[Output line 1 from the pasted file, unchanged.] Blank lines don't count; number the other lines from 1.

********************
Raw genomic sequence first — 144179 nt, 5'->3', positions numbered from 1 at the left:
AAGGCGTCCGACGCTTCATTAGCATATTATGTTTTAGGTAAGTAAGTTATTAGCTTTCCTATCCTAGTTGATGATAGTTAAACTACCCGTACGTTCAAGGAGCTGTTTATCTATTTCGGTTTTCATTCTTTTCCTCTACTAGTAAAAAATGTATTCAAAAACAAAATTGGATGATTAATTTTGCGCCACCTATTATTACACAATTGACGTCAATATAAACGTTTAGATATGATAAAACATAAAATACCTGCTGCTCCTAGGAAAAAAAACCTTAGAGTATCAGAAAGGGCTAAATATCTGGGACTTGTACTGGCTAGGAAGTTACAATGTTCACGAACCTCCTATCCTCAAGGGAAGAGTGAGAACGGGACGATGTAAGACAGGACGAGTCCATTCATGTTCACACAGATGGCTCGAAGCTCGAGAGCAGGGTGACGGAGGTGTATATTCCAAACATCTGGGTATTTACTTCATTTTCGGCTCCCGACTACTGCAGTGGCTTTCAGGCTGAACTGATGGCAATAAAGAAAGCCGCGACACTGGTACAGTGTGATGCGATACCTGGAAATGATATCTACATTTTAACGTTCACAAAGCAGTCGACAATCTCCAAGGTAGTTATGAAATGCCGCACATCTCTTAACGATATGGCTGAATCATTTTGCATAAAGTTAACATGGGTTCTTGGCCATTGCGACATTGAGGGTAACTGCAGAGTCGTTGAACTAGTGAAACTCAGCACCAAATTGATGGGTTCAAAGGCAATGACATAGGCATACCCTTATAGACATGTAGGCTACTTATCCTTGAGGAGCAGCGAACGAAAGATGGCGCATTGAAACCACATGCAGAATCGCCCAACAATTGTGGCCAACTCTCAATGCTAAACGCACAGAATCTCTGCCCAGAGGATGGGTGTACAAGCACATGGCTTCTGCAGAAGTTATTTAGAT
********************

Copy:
Raw genomic sequence first — 144179 nt, 5'->3', positions numbered from 1 at the left: